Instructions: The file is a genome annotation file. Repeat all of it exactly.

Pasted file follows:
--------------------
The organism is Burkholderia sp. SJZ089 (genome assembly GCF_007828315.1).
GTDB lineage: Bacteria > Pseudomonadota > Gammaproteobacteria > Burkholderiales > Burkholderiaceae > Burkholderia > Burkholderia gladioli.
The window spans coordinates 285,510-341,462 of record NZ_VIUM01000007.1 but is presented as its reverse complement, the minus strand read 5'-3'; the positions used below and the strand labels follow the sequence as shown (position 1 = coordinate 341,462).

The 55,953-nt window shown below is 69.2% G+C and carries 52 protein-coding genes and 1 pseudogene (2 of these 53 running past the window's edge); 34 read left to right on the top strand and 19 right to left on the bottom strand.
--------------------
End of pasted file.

The organism is Burkholderia sp. SJZ089 (genome assembly GCF_007828315.1).
GTDB lineage: Bacteria > Pseudomonadota > Gammaproteobacteria > Burkholderiales > Burkholderiaceae > Burkholderia > Burkholderia gladioli.
The window spans coordinates 285,510-341,462 of record NZ_VIUM01000007.1 but is presented as its reverse complement, the minus strand read 5'-3'; the positions used below and the strand labels follow the sequence as shown (position 1 = coordinate 341,462).

The 55,953-nt window shown below is 69.2% G+C and carries 52 protein-coding genes and 1 pseudogene (2 of these 53 running past the window's edge); 34 read left to right on the top strand and 19 right to left on the bottom strand.